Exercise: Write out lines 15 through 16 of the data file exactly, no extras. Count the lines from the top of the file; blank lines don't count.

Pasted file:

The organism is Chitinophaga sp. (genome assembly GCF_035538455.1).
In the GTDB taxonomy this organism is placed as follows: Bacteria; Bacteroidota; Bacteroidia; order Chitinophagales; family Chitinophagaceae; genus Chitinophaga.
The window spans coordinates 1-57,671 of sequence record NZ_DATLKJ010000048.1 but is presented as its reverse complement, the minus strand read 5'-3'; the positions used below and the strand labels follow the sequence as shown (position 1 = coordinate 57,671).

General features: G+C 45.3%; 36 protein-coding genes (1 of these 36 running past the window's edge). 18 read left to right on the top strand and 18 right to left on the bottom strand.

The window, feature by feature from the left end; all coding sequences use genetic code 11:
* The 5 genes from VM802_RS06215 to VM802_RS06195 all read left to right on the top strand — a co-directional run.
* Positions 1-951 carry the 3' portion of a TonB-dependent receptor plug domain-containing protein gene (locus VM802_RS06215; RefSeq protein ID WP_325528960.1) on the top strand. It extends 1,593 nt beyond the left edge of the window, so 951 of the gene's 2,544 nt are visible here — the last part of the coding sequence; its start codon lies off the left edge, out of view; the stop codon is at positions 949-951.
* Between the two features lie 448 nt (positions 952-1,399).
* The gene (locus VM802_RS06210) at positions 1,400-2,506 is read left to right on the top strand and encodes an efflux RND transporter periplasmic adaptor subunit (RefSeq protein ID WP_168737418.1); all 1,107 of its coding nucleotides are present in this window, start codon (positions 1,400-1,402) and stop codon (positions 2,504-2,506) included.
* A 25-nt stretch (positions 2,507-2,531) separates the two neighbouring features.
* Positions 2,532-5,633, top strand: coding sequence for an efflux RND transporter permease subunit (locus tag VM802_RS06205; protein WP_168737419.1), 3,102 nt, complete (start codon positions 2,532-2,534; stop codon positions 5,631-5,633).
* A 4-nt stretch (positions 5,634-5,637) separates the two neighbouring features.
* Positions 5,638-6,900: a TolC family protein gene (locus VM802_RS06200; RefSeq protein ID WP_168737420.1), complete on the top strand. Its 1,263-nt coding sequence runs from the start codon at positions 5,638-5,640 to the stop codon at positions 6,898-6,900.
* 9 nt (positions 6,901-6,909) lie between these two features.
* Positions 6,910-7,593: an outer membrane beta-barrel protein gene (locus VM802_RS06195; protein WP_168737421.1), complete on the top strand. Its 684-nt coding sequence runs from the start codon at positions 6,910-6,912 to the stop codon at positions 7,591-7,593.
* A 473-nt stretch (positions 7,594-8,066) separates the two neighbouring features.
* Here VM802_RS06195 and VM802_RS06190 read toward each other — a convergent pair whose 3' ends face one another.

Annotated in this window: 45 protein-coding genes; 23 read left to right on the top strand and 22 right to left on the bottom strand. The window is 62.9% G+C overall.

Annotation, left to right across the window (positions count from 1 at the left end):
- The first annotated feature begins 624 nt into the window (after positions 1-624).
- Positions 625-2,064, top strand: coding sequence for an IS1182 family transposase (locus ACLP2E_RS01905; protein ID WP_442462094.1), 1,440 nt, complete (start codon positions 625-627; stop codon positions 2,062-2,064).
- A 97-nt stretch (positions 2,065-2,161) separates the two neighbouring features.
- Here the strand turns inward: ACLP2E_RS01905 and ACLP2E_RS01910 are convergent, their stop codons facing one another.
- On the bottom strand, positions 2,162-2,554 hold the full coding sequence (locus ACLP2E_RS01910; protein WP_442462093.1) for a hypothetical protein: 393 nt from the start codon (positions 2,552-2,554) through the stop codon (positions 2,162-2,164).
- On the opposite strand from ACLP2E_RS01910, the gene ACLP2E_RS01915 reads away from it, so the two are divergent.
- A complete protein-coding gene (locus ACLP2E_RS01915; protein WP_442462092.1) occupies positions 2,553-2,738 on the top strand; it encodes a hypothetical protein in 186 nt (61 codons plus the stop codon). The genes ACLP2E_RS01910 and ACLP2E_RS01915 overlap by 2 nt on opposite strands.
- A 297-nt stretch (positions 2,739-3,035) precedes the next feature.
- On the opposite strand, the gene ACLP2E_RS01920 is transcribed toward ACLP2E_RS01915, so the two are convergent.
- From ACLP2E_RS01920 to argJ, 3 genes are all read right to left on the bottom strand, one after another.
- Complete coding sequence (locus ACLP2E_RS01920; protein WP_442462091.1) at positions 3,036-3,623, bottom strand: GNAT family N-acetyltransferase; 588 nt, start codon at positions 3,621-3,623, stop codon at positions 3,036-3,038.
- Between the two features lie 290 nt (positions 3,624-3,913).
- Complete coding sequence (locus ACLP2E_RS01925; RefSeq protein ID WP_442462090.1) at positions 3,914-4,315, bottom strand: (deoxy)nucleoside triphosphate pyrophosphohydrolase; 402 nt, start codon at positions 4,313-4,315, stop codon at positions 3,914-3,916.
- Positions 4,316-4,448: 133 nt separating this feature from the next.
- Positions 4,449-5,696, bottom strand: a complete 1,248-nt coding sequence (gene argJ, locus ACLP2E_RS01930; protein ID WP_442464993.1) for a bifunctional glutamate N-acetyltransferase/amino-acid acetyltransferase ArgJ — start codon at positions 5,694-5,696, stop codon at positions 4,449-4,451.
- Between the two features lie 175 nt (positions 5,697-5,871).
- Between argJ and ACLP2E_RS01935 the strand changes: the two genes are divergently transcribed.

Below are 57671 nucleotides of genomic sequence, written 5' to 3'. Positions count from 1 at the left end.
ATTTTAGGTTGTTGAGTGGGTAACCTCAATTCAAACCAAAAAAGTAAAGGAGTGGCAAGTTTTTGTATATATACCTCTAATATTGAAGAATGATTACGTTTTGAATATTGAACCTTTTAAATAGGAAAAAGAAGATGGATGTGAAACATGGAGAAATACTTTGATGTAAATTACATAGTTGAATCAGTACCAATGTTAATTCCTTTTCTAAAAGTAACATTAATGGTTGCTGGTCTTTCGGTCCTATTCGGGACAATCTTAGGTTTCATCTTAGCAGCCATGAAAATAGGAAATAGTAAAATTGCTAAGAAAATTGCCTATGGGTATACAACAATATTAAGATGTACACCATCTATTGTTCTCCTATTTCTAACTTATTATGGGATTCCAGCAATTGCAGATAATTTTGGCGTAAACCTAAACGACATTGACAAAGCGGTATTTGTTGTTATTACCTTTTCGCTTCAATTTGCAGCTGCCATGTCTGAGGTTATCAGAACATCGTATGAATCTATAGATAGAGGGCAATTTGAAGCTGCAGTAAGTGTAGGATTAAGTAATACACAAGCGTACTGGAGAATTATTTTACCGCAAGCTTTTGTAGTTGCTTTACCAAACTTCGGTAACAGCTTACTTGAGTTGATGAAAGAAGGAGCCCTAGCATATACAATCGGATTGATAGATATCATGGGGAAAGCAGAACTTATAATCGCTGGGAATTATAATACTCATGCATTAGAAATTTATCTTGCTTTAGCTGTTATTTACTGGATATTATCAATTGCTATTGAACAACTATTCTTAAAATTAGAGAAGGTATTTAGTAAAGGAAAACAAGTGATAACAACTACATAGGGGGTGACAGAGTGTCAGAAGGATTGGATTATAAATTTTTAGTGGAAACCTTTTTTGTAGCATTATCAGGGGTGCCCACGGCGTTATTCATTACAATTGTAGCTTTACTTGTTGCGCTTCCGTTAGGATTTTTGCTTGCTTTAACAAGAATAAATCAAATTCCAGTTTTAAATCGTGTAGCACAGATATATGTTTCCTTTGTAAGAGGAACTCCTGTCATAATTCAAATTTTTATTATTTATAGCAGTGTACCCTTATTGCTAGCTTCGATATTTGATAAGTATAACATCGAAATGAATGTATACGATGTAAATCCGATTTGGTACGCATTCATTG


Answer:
* Positions 6,910-7,593: an outer membrane beta-barrel protein gene (locus VM802_RS06195; protein WP_168737421.1), complete on the top strand. Its 684-nt coding sequence runs from the start codon at positions 6,910-6,912 to the stop codon at positions 7,591-7,593.
* A 473-nt stretch (positions 7,594-8,066) separates the two neighbouring features.